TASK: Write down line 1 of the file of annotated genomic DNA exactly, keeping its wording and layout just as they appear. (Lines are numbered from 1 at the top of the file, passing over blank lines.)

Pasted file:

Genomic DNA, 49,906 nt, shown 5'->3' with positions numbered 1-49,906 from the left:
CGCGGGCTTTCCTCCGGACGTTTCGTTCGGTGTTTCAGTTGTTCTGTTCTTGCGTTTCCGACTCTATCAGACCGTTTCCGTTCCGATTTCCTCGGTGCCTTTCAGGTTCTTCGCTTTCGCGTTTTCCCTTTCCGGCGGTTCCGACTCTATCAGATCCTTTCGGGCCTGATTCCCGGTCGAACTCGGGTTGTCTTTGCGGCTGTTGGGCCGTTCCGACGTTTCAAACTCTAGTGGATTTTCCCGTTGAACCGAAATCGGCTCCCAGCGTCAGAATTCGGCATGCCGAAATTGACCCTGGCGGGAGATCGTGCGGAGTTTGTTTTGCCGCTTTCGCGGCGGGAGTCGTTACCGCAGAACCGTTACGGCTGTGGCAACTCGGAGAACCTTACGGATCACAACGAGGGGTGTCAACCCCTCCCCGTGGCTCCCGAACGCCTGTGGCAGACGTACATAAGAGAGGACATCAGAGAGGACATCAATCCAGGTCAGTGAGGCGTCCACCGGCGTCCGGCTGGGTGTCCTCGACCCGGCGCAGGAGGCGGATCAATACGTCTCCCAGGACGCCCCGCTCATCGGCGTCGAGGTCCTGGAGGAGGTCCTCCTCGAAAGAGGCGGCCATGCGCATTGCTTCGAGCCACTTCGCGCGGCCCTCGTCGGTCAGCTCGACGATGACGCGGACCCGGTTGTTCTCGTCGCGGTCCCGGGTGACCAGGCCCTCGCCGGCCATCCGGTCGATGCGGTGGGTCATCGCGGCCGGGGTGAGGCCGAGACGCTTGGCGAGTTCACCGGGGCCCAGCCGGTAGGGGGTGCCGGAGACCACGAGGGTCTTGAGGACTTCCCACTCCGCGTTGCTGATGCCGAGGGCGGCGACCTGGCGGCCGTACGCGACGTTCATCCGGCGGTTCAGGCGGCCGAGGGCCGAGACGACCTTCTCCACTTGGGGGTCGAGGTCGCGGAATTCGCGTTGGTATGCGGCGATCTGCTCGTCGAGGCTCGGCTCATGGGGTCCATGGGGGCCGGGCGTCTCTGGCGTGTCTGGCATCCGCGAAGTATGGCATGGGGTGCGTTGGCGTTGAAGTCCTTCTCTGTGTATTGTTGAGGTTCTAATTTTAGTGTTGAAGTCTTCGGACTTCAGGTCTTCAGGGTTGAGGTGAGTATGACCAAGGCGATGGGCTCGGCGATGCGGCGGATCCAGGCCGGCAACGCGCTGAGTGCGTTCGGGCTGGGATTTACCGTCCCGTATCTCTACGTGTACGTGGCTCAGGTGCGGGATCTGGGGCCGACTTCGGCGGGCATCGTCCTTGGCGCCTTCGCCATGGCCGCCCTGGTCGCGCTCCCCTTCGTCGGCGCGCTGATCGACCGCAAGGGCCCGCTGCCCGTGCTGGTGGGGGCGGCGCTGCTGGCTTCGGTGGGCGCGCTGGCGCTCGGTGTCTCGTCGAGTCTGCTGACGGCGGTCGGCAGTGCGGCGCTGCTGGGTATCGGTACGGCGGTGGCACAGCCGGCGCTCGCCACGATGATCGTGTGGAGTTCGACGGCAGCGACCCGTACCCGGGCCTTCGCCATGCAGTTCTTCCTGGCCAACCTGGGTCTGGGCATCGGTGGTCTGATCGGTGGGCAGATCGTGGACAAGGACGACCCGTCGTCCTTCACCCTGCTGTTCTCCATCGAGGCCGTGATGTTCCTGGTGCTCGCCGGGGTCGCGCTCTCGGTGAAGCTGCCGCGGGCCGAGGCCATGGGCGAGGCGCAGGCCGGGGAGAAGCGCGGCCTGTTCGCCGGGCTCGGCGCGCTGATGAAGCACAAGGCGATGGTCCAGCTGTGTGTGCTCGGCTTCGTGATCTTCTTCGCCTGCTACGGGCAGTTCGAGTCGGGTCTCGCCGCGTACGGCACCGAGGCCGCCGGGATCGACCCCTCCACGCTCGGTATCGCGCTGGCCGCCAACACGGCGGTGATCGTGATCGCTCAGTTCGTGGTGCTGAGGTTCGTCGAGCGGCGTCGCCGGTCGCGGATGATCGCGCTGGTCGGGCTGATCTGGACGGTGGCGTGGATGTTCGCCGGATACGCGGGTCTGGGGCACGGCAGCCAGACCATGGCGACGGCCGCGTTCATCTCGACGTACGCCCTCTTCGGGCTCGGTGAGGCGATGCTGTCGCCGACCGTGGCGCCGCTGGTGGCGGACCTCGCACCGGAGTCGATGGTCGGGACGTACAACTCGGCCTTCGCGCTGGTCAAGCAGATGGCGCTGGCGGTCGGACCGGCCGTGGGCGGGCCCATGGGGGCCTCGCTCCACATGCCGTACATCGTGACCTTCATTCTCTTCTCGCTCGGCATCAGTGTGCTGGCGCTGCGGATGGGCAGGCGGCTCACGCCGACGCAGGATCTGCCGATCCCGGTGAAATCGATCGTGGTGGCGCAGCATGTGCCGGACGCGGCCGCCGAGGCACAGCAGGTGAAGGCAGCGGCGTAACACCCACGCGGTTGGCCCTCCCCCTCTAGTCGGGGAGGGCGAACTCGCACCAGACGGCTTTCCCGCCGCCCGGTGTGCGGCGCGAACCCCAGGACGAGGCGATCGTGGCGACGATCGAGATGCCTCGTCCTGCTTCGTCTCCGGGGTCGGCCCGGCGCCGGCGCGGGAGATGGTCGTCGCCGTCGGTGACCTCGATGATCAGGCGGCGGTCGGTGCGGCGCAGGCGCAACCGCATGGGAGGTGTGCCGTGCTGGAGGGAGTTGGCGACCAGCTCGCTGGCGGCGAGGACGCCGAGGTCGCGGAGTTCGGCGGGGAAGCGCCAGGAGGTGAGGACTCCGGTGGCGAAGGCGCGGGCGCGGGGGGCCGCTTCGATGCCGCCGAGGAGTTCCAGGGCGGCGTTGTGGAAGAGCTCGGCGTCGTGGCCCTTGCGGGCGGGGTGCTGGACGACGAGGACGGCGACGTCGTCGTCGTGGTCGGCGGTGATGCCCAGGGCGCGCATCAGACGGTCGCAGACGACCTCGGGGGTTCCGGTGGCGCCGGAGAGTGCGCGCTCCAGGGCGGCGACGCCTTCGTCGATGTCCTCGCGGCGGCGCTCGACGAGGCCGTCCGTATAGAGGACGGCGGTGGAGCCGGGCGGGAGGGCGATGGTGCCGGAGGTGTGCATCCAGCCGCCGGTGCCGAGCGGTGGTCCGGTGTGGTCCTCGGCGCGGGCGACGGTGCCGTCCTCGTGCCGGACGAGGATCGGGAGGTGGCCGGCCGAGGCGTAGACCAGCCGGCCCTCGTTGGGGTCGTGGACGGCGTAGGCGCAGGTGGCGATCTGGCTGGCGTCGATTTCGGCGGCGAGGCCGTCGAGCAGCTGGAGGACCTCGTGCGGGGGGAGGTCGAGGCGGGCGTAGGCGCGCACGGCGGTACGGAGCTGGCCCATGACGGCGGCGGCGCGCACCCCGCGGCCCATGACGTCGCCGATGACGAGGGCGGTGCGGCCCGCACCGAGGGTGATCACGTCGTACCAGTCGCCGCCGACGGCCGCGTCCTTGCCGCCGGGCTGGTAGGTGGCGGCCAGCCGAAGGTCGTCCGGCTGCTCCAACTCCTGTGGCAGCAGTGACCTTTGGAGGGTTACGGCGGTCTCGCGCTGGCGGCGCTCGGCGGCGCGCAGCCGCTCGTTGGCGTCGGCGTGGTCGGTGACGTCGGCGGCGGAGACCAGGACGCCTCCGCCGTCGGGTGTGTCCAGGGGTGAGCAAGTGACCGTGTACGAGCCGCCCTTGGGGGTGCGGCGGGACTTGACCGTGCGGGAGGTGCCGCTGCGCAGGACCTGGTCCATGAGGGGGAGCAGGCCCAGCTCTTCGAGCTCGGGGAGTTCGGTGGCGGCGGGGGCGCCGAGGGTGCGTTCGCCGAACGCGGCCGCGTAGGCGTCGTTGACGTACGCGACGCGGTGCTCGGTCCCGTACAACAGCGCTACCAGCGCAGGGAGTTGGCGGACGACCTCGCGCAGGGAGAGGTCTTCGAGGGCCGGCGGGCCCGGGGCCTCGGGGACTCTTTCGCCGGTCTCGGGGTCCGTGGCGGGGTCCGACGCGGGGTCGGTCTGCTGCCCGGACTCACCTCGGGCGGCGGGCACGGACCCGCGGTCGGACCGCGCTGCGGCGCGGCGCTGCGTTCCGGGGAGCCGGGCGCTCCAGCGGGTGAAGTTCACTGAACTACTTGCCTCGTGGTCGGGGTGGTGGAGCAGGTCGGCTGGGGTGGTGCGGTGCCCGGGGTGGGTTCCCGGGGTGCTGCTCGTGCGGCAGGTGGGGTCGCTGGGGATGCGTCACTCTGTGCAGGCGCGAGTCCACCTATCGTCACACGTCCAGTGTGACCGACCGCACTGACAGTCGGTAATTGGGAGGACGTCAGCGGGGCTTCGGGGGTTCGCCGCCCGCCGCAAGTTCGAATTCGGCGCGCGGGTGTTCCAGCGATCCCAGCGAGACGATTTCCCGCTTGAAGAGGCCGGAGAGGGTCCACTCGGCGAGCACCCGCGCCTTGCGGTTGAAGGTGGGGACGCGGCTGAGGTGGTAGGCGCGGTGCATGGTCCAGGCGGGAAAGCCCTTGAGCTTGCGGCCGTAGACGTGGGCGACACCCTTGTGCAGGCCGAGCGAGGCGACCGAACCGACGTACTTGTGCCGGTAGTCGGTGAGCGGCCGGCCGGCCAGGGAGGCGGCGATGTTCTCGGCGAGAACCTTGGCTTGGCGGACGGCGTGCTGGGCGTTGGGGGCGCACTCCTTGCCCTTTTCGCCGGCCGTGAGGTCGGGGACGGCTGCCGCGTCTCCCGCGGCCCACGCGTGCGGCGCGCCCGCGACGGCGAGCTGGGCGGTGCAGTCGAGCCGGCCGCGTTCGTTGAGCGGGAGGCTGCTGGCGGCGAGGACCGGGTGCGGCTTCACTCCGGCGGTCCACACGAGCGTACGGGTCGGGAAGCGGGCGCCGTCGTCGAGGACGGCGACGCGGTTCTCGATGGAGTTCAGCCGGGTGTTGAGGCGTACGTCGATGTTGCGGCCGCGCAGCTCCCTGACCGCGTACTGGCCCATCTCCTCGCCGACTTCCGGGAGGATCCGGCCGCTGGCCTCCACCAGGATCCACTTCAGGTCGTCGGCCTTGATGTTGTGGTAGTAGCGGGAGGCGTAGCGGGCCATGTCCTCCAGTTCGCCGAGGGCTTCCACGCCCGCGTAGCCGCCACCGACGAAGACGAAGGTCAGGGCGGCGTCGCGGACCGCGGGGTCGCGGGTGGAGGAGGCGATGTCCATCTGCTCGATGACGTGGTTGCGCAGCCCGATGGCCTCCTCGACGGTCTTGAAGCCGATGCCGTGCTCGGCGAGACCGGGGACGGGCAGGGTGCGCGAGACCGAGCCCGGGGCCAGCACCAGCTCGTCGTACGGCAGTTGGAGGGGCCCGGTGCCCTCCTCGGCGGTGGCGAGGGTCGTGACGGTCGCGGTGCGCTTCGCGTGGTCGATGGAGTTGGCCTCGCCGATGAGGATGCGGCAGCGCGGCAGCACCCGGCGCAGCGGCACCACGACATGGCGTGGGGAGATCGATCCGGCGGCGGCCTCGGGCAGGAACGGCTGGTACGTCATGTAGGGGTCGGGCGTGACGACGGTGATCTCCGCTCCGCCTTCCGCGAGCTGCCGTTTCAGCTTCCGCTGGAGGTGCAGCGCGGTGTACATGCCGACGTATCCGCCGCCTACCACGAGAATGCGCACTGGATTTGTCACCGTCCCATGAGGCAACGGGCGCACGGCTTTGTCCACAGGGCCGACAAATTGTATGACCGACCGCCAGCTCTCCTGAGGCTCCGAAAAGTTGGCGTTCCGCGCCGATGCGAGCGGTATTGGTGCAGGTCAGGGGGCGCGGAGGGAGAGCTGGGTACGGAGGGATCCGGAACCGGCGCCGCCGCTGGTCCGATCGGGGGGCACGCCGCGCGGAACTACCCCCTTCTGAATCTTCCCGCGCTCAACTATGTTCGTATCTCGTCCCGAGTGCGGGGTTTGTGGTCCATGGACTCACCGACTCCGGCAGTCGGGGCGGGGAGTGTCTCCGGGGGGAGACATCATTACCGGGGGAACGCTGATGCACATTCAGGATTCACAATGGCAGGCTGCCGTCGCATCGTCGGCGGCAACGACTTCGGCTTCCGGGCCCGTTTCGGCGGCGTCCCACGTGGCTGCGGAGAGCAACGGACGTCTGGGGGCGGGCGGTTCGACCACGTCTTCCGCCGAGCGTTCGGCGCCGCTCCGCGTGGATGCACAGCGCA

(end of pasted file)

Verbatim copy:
Genomic DNA, 49,906 nt, shown 5'->3' with positions numbered 1-49,906 from the left: